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Amazon’s Black Friday Strategy, $100 Million NFL Black Friday Deal Encourages Home Shopping Over Store Visits

Amazon’s $100 million investment in broadcasting the NFL’s first-ever Black Friday game is not just a mere expansion into sports entertainment; it’s a strategic chess move aimed at capturing market share from traditional brick-and-mortar stores and boosting its own online sales. This tactic represents a significant shift in how we view both Black Friday and sports broadcasting.

Historically, Thanksgiving Day football has been a massive draw, with last year’s games attracting an average of 33.5 million viewers, and the Cowboys vs. Giants game alone pulling in 42 million viewers — the highest for any regular season NFL game. This popularity starkly contrasts with the average viewership for events like NBA Christmas Day games, which drew 4.27 million viewers in 2022.

The NFL has traditionally steered clear of Black Friday games, primarily due to the Sports Broadcasting Act of 1961, which limits NFL games on Fridays and Saturdays during the fall to protect college and high school football. However, Amazon’s lucrative offer led to a creative scheduling workaround, placing the game at 3 pm ET to comply with the rule.

Amazon’s deal goes beyond just broadcasting rights. This game will be accessible to a broader audience, including non-Prime members, tapping into the record-setting viewer engagement seen during their first Thursday Night Football (TNF) broadcast. The cost of a 30-second commercial during this Black Friday game is a staggering $880,000, doubling the rate for a typical TNF slot.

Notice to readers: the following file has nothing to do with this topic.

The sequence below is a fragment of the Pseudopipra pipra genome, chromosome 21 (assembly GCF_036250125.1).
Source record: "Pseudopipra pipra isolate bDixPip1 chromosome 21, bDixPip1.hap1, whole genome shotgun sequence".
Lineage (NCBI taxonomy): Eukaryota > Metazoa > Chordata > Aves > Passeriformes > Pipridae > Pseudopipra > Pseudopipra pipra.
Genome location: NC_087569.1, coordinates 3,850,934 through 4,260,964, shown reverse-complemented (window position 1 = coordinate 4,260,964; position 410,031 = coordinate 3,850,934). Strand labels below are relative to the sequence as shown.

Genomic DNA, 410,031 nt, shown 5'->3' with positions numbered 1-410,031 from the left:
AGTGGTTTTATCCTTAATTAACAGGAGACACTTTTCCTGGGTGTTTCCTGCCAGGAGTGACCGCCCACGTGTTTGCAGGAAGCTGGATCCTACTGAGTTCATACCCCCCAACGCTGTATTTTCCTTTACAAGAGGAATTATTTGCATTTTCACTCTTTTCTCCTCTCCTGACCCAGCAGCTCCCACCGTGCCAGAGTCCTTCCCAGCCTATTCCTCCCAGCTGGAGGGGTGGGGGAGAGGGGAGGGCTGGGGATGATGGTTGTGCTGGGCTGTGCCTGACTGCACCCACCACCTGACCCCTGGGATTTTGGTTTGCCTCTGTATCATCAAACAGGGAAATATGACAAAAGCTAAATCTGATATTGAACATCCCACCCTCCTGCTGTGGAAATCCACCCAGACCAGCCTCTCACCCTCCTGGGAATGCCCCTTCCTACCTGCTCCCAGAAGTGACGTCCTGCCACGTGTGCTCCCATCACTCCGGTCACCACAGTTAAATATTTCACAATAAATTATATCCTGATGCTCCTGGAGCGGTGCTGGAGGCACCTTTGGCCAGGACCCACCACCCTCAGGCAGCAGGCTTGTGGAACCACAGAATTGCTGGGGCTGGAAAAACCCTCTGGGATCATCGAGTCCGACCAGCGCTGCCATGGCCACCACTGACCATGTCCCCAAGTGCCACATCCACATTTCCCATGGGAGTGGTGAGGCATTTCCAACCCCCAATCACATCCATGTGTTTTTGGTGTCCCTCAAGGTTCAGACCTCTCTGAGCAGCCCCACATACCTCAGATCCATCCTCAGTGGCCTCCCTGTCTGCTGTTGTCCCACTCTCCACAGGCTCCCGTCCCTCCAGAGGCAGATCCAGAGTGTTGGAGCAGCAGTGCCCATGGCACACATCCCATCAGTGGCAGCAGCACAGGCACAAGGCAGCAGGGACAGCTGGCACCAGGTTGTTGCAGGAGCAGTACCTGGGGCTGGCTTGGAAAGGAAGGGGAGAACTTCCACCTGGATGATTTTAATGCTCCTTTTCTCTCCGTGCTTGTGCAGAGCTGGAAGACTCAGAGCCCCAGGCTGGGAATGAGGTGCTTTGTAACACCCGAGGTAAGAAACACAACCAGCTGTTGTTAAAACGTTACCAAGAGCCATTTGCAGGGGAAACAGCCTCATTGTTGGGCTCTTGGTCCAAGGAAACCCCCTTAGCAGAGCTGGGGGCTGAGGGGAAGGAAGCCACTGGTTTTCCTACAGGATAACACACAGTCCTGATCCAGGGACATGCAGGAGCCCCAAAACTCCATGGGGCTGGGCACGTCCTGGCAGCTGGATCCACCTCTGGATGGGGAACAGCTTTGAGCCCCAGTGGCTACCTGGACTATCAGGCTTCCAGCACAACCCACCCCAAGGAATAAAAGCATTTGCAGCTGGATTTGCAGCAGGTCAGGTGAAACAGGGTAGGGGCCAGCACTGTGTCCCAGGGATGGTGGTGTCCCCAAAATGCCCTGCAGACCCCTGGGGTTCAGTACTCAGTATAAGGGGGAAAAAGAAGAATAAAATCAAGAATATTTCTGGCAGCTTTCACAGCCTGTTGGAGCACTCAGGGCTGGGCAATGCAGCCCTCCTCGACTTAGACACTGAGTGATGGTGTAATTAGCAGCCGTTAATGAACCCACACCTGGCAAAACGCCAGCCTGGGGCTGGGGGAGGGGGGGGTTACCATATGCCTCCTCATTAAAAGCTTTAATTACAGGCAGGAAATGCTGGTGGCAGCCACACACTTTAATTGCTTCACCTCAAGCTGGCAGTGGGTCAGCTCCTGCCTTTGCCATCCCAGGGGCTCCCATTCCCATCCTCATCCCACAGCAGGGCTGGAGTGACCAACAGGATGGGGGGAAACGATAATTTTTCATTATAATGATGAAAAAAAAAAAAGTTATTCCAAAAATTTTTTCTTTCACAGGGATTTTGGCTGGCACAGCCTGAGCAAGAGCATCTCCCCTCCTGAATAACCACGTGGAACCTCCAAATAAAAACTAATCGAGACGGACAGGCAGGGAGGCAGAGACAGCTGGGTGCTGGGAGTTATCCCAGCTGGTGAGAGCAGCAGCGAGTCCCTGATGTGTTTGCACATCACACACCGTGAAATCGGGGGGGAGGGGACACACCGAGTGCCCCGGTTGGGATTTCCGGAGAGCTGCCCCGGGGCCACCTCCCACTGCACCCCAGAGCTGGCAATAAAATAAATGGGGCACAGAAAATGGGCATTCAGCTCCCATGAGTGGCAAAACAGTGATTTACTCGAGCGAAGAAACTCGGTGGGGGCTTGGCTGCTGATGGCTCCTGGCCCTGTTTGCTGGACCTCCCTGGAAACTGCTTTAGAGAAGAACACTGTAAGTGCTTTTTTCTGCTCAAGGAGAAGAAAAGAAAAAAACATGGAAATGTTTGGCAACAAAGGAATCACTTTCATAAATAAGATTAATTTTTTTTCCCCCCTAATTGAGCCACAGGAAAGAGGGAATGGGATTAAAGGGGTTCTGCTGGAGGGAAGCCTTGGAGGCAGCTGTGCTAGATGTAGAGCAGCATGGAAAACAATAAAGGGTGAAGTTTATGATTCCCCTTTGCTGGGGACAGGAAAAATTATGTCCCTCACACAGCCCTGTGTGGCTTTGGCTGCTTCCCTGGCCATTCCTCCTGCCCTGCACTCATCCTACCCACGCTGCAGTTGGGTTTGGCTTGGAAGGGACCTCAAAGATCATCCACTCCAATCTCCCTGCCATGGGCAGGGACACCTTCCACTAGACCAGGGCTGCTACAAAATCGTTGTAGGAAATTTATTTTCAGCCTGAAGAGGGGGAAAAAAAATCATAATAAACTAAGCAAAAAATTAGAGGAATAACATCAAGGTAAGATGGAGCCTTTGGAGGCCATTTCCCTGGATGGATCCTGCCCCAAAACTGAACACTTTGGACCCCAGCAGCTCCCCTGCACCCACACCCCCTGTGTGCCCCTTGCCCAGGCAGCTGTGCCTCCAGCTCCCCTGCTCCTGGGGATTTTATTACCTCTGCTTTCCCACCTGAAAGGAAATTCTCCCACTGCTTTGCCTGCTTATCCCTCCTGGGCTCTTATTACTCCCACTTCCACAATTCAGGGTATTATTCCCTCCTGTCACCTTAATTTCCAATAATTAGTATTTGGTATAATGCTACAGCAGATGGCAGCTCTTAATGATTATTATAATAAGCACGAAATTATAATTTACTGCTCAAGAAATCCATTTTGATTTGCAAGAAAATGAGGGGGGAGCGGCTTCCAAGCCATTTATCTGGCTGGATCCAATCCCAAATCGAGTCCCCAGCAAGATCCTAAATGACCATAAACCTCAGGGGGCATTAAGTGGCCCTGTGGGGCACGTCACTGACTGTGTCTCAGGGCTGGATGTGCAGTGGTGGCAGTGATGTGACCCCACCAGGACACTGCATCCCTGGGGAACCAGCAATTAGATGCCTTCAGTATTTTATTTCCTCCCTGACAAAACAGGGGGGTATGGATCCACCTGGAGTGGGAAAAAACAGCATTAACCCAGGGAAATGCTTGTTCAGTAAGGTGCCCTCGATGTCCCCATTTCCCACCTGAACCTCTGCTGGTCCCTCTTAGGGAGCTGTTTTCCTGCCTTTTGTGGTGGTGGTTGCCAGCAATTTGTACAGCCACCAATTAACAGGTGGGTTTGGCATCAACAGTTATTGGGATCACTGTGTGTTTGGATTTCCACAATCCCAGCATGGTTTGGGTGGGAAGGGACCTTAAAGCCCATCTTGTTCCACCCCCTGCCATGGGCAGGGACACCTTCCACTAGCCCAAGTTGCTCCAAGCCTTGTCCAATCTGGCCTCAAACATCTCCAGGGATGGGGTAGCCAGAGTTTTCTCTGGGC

The game-changing element here is Amazon’s innovative “audience-based creative” advertising strategy. This approach allows brands like Bose to target different audience segments with custom ads. For example, one ad featuring Joe Burrow will be shown to non-Prime members, while other Bose ads, tailored based on Prime members’ search histories, will be presented to them. This targeted, interactive advertising not only enhances viewer engagement but also allows for immediate shopping, as viewers can add products to their cart and check out without leaving the broadcast.

This strategy offers a glimpse into the future of brand advertising. It highlights how companies like Amazon and Apple, with their deep pockets and technological prowess, are poised to revolutionize the way live sports rights are leveraged and how brands market their products. The impact of this will be profound, reshaping the landscape of both sports broadcasting and online retail. It’s a testament to Amazon’s innovative approach, blending entertainment with commerce in a way that’s not just effective but, indeed, pretty cool.

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